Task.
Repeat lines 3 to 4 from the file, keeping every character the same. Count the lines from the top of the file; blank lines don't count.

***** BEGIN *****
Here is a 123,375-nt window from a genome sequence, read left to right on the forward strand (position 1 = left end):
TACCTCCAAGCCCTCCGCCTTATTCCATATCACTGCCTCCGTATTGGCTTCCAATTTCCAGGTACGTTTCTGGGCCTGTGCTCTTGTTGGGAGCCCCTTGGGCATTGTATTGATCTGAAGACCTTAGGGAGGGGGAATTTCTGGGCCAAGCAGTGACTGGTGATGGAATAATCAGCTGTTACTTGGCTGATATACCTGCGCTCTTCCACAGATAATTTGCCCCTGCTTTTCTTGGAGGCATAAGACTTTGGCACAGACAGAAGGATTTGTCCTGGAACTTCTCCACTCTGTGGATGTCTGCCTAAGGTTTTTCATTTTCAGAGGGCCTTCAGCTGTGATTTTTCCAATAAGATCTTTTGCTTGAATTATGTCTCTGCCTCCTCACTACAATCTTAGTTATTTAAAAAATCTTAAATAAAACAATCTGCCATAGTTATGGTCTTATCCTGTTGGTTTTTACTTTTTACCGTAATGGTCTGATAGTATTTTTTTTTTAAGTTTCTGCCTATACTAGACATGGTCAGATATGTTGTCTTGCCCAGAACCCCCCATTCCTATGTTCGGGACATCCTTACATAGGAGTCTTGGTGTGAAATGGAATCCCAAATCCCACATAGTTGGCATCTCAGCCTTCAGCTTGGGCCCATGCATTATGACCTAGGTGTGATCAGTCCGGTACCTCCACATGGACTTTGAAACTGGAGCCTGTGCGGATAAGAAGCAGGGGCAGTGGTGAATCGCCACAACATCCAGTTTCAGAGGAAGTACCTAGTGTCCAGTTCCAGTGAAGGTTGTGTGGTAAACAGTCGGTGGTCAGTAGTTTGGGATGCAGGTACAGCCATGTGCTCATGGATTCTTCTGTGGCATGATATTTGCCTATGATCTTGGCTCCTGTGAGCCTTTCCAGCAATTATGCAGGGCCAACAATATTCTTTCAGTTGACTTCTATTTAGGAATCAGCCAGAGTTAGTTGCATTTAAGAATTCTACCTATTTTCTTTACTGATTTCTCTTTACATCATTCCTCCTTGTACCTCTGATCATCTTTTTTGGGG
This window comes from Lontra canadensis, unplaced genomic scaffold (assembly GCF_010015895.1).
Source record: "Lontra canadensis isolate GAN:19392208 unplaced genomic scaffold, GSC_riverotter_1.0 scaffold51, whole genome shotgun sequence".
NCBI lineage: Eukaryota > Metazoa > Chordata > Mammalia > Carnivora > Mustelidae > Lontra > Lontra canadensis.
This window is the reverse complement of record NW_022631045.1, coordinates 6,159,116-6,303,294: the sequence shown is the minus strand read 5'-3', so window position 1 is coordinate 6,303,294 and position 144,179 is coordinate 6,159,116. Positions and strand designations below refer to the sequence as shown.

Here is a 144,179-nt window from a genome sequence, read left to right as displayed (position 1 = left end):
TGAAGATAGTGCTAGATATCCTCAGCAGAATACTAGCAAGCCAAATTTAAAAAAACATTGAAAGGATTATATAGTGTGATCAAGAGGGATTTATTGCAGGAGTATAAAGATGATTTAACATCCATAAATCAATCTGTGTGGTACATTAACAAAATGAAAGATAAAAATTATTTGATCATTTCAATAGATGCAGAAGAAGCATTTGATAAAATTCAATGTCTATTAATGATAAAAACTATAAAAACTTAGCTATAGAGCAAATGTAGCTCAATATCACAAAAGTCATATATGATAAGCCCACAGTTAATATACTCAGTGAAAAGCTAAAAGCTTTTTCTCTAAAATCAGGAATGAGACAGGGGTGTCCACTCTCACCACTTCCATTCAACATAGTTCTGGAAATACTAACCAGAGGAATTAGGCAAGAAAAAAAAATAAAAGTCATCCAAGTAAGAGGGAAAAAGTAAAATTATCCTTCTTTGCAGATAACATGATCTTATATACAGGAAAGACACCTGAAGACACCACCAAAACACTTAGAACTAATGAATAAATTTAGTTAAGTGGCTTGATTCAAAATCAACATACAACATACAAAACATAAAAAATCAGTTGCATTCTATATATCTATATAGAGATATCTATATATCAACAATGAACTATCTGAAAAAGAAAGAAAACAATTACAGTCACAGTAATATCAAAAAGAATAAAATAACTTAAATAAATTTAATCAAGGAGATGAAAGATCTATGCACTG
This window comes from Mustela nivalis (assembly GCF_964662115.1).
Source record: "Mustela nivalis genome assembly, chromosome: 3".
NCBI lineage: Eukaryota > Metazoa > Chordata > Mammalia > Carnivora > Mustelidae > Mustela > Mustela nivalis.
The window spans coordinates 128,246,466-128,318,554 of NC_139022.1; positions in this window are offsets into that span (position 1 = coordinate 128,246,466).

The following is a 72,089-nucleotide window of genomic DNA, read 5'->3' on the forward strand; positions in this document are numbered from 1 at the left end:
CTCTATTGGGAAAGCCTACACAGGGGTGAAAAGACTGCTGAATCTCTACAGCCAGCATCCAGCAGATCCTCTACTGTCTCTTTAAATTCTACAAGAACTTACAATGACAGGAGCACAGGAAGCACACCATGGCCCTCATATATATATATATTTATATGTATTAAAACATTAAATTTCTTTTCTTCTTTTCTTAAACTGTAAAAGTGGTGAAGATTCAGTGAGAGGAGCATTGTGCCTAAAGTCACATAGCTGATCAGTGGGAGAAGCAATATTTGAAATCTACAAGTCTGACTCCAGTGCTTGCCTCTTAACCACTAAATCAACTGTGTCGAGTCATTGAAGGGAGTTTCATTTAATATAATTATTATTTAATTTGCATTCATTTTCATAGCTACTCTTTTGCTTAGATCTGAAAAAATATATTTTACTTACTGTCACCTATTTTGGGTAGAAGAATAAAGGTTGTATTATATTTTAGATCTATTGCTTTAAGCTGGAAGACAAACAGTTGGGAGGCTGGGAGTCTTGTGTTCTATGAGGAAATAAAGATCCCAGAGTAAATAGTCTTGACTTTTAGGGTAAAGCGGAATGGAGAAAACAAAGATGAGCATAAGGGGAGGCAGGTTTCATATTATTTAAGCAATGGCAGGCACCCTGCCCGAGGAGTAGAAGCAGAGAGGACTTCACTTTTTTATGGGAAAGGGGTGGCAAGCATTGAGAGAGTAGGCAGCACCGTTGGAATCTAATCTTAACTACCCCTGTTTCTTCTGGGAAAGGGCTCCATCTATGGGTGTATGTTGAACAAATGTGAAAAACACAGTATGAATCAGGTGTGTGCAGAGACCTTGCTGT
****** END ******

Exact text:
This window comes from Lontra canadensis, unplaced genomic scaffold (assembly GCF_010015895.1).
Source record: "Lontra canadensis isolate GAN:19392208 unplaced genomic scaffold, GSC_riverotter_1.0 scaffold51, whole genome shotgun sequence".